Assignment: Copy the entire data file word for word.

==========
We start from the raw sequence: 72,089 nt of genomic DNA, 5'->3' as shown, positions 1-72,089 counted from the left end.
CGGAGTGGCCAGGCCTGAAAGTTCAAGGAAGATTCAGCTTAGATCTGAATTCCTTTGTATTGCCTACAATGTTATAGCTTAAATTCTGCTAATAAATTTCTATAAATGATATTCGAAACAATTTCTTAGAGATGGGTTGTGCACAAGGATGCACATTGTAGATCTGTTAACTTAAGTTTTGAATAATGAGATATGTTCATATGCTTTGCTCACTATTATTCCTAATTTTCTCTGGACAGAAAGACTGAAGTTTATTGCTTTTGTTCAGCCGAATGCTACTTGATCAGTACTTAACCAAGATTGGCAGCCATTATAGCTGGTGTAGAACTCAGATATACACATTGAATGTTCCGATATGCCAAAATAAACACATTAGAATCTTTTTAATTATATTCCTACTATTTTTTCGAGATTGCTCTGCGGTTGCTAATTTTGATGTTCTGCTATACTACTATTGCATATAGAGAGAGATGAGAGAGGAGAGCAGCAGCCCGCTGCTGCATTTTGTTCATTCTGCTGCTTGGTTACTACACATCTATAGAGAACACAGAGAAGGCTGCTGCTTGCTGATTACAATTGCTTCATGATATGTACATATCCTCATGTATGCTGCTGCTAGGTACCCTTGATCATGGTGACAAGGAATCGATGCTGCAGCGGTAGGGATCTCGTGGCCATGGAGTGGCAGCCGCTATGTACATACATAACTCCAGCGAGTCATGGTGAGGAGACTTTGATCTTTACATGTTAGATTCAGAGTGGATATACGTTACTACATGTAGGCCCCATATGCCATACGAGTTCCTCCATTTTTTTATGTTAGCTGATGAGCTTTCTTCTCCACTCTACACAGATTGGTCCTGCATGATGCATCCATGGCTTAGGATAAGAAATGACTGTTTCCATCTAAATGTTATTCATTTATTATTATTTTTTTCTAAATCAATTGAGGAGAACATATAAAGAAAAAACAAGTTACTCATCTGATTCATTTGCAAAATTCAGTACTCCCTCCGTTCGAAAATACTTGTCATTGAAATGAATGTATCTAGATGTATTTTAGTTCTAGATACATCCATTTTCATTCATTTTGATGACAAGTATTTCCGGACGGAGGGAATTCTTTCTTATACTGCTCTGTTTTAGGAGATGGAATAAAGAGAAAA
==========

We start from the raw sequence: 72,089 nt of genomic DNA, 5'->3' as shown, positions 1-72,089 counted from the left end.
CGGAGTGGCCAGGCCTGAAAGTTCAAGGAAGATTCAGCTTAGATCTGAATTCCTTTGTATTGCCTACAATGTTATAGCTTAAATTCTGCTAATAAATTTCTATAAATGATATTCGAAACAATTTCTTAGAGATGGGTTGTGCACAAGGATGCACATTGTAGATCTGTTAACTTAAGTTTTGAATAATGAGATATGTTCATATGCTTTGCTCACTATTATTCCTAATTTTCTCTGGACAGAAAGACTGAAGTTTATTGCTTTTGTTCAGCCGAATGCTACTTGATCAGTACTTAACCAAGATTGGCAGCCATTATAGCTGGTGTAGAACTCAGATATACACATTGAATGTTCCGATATGCCAAAATAAACACATTAGAATCTTTTTAATTATATTCCTACTATTTTTTCGAGATTGCTCTGCGGTTGCTAATTTTGATGTTCTGCTATACTACTATTGCATATAGAGAGAGATGAGAGAGGAGAGCAGCAGCCCGCTGCTGCATTTTGTTCATTCTGCTGCTTGGTTACTACACATCTATAGAGAACACAGAGAAGGCTGCTGCTTGCTGATTACAATTGCTTCATGATATGTACATATCCTCATGTATGCTGCTGCTAGGTACCCTTGATCATGGTGACAAGGAATCGATGCTGCAGCGGTAGGGATCTCGTGGCCATGGAGTGGCAGCCGCTATGTACATACATAACTCCAGCGAGTCATGGTGAGGAGACTTTGATCTTTACATGTTAGATTCAGAGTGGATATACGTTACTACATGTAGGCCCCATATGCCATACGAGTTCCTCCATTTTTTTATGTTAGCTGATGAGCTTTCTTCTCCACTCTACACAGATTGGTCCTGCATGATGCATCCATGGCTTAGGATAAGAAATGACTGTTTCCATCTAAATGTTATTCATTTATTATTATTTTTTTCTAAATCAATTGAGGAGAACATATAAAGAAAAAACAAGTTACTCATCTGATTCATTTGCAAAATTCAGTACTCCCTCCGTTCGAAAATACTTGTCATTGAAATGAATGTATCTAGATGTATTTTAGTTCTAGATACATCCATTTTCATTCATTTTGATGACAAGTATTTCCGGACGGAGGGAATTCTTTCTTATACTGCTCTGTTTTAGGAGATGGAATAAAGAGAAAA